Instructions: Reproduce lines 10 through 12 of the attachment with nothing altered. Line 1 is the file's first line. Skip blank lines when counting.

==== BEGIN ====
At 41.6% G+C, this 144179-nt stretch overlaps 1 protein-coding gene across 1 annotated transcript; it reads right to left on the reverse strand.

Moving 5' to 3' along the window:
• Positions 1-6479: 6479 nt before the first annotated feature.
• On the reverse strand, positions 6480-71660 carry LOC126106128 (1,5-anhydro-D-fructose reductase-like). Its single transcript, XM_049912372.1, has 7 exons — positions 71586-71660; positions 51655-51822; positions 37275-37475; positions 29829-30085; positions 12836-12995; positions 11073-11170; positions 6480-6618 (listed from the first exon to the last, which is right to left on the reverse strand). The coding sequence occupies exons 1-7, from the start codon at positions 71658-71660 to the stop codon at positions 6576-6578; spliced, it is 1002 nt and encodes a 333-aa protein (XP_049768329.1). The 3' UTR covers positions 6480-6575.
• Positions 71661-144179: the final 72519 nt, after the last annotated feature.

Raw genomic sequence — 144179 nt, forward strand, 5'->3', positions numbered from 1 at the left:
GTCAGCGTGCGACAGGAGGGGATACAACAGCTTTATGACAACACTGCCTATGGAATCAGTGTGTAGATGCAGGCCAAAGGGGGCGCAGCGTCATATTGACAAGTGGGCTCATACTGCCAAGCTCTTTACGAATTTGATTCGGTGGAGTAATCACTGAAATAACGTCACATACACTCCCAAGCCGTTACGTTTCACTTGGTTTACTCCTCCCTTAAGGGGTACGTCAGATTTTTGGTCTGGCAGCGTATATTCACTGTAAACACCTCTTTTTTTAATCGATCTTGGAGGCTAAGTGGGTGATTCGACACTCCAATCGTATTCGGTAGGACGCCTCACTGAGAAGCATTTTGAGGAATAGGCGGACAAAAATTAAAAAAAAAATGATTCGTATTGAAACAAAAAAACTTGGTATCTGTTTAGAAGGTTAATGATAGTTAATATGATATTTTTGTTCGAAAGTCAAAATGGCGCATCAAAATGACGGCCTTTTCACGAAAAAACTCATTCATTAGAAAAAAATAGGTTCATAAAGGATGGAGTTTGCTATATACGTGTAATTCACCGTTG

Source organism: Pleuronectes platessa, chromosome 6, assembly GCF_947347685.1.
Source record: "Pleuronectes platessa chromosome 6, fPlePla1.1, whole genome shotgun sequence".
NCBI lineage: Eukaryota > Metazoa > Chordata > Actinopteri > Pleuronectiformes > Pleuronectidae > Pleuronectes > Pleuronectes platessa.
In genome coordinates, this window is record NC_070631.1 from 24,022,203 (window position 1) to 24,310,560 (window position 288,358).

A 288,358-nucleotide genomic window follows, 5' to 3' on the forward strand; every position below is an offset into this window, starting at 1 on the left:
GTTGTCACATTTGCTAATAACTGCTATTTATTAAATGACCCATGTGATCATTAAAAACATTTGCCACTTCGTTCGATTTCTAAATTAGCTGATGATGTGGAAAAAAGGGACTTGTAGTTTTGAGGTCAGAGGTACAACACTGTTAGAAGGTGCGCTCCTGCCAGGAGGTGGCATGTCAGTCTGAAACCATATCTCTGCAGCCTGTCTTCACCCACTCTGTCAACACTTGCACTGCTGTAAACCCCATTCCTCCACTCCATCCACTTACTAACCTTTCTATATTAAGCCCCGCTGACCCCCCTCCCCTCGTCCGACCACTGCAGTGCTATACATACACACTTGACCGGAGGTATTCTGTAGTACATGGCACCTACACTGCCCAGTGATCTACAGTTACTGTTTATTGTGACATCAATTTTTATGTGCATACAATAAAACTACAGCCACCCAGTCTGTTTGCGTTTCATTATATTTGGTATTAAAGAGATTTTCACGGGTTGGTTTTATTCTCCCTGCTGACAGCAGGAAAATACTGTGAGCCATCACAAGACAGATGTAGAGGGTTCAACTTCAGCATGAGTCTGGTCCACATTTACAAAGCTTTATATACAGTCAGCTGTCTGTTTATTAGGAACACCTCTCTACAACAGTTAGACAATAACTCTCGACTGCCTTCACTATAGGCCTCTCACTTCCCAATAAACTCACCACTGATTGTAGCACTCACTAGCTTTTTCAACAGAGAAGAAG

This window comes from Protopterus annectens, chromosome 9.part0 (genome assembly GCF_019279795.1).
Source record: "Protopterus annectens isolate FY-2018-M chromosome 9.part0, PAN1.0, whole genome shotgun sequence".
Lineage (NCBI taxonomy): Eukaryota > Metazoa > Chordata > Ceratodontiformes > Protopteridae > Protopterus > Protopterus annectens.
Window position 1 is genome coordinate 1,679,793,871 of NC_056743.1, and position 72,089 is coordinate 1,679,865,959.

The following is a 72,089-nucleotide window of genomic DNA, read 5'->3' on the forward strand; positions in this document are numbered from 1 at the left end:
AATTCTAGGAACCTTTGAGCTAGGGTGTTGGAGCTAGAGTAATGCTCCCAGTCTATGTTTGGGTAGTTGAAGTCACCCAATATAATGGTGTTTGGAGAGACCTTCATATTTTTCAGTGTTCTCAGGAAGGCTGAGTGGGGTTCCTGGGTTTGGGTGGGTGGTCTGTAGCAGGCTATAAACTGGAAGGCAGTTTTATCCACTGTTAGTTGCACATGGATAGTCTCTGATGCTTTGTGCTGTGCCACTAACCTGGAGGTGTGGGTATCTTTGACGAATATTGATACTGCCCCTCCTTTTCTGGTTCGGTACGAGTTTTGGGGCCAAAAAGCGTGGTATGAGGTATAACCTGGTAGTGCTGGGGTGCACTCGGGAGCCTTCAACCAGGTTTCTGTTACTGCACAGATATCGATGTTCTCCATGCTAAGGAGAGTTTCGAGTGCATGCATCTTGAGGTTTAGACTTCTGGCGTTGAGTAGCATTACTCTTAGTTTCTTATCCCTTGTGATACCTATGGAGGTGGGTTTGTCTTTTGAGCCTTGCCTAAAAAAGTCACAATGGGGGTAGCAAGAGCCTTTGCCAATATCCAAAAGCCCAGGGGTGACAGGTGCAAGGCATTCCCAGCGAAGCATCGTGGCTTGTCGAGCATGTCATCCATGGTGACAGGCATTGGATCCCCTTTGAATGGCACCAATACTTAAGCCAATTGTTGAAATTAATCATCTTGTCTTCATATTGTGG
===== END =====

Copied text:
NCBI lineage: Eukaryota > Metazoa > Chordata > Actinopteri > Pleuronectiformes > Pleuronectidae > Pleuronectes > Pleuronectes platessa.
In genome coordinates, this window is record NC_070631.1 from 24,022,203 (window position 1) to 24,310,560 (window position 288,358).

A 288,358-nucleotide genomic window follows, 5' to 3' on the forward strand; every position below is an offset into this window, starting at 1 on the left: